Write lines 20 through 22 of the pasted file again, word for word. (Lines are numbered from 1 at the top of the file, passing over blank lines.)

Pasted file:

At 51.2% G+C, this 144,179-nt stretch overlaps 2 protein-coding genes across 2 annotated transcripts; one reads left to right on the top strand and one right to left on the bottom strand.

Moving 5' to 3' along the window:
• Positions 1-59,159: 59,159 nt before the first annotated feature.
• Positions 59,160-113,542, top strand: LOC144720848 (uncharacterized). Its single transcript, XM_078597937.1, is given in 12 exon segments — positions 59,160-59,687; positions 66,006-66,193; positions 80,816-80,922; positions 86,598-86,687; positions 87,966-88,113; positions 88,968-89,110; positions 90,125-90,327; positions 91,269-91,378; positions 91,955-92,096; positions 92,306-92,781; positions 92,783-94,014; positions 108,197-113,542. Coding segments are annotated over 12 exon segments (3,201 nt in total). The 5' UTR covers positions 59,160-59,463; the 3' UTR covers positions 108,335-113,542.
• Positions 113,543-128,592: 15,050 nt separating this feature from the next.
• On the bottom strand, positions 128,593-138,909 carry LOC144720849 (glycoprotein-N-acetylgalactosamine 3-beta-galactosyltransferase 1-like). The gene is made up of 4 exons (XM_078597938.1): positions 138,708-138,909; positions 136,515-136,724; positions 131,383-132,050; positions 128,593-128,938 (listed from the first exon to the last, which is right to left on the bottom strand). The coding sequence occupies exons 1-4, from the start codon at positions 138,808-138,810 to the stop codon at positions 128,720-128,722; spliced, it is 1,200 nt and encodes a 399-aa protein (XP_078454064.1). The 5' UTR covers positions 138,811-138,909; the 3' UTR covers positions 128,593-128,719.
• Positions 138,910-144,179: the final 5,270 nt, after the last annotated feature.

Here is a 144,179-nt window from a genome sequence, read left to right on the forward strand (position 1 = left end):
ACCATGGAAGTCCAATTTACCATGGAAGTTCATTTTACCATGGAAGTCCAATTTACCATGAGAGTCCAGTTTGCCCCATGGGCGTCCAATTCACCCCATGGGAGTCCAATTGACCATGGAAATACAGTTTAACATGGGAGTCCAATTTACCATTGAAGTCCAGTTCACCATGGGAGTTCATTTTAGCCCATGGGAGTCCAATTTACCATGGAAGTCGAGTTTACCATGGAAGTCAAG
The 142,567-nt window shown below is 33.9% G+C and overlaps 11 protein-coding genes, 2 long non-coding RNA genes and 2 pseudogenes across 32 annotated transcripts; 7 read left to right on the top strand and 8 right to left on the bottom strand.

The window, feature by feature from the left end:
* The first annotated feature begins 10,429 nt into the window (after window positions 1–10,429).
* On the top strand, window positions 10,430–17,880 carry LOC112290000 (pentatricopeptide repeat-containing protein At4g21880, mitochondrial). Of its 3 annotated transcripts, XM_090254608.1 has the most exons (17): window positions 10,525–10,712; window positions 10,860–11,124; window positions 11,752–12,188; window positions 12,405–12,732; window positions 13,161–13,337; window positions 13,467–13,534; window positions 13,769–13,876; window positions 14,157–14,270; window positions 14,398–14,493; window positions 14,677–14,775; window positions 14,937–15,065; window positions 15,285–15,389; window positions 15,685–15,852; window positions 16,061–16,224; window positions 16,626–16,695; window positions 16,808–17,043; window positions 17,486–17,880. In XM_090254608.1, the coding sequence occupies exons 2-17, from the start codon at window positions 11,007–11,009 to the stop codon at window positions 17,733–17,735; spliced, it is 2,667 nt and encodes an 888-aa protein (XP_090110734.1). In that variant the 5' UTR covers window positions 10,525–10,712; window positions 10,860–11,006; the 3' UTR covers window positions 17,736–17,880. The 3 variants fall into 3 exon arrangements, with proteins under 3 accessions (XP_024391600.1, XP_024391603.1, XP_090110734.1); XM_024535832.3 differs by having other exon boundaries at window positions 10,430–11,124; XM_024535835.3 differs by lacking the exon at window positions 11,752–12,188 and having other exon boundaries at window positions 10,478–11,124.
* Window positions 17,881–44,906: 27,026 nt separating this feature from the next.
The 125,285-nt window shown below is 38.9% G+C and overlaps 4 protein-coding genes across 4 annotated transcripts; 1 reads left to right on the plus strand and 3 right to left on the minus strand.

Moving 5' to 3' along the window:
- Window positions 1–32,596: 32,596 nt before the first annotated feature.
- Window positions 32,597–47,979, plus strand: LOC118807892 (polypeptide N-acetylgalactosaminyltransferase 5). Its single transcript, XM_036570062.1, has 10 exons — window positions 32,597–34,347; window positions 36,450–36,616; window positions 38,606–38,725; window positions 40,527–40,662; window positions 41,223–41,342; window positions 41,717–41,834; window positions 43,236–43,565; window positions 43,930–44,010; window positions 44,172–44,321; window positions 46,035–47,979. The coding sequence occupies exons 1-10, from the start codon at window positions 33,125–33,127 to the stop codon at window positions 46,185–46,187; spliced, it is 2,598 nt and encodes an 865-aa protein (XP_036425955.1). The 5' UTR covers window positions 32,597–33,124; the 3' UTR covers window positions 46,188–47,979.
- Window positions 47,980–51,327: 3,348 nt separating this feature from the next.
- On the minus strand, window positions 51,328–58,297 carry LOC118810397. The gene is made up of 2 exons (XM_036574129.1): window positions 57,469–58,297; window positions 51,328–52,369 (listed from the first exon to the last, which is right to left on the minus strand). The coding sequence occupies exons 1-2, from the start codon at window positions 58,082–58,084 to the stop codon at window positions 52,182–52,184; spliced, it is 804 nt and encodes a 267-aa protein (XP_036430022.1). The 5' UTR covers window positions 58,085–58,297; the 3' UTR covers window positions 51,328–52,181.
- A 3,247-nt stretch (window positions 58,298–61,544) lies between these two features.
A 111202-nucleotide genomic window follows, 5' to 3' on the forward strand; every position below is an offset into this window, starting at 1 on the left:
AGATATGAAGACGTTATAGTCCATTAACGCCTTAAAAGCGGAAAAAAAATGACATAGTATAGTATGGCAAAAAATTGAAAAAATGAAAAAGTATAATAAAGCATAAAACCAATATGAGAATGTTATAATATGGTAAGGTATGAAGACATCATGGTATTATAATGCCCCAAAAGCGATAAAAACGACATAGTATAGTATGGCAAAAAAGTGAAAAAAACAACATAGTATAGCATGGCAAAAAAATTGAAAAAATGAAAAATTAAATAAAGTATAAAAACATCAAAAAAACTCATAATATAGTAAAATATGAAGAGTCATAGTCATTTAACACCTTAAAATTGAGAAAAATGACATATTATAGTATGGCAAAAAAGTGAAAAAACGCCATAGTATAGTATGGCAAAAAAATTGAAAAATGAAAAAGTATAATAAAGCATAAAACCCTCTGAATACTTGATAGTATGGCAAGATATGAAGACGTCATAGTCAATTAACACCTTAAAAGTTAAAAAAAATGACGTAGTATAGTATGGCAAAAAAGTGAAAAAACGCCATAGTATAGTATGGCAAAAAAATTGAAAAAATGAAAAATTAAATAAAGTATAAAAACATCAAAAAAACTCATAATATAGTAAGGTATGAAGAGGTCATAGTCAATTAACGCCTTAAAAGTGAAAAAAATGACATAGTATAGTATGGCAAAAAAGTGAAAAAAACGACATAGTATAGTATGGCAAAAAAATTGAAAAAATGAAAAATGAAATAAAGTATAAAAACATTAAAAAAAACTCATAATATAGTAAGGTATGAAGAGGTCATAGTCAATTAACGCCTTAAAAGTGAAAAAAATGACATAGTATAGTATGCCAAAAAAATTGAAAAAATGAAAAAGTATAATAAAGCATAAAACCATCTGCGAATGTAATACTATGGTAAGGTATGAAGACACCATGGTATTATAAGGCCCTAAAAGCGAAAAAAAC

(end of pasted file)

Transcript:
- On the minus strand, window positions 51,328–58,297 carry LOC118810397. The gene is made up of 2 exons (XM_036574129.1): window positions 57,469–58,297; window positions 51,328–52,369 (listed from the first exon to the last, which is right to left on the minus strand). The coding sequence occupies exons 1-2, from the start codon at window positions 58,082–58,084 to the stop codon at window positions 52,182–52,184; spliced, it is 804 nt and encodes a 267-aa protein (XP_036430022.1). The 5' UTR covers window positions 58,085–58,297; the 3' UTR covers window positions 51,328–52,181.
- A 3,247-nt stretch (window positions 58,298–61,544) lies between these two features.
A 111202-nucleotide genomic window follows, 5' to 3' on the forward strand; every position below is an offset into this window, starting at 1 on the left: